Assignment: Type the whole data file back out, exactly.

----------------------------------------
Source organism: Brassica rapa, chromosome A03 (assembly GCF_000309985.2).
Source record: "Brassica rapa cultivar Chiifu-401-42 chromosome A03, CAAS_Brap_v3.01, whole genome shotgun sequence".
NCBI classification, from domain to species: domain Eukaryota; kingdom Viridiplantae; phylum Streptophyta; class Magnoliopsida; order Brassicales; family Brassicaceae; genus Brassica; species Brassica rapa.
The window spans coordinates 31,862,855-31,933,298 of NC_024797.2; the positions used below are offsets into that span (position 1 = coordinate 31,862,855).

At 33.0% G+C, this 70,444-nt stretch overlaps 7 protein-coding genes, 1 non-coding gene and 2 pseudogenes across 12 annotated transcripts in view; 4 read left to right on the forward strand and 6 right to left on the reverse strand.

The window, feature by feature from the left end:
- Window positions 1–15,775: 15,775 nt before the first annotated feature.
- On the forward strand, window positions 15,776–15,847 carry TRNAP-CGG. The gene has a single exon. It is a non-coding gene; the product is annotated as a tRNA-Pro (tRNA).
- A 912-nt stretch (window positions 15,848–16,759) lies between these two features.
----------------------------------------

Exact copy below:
Source organism: Brassica rapa, chromosome A03 (assembly GCF_000309985.2).
Source record: "Brassica rapa cultivar Chiifu-401-42 chromosome A03, CAAS_Brap_v3.01, whole genome shotgun sequence".
NCBI classification, from domain to species: domain Eukaryota; kingdom Viridiplantae; phylum Streptophyta; class Magnoliopsida; order Brassicales; family Brassicaceae; genus Brassica; species Brassica rapa.
The window spans coordinates 31,862,855-31,933,298 of NC_024797.2; the positions used below are offsets into that span (position 1 = coordinate 31,862,855).

At 33.0% G+C, this 70,444-nt stretch overlaps 7 protein-coding genes, 1 non-coding gene and 2 pseudogenes across 12 annotated transcripts in view; 4 read left to right on the forward strand and 6 right to left on the reverse strand.

The window, feature by feature from the left end:
- Window positions 1–15,775: 15,775 nt before the first annotated feature.
- On the forward strand, window positions 15,776–15,847 carry TRNAP-CGG. The gene has a single exon. It is a non-coding gene; the product is annotated as a tRNA-Pro (tRNA).
- A 912-nt stretch (window positions 15,848–16,759) lies between these two features.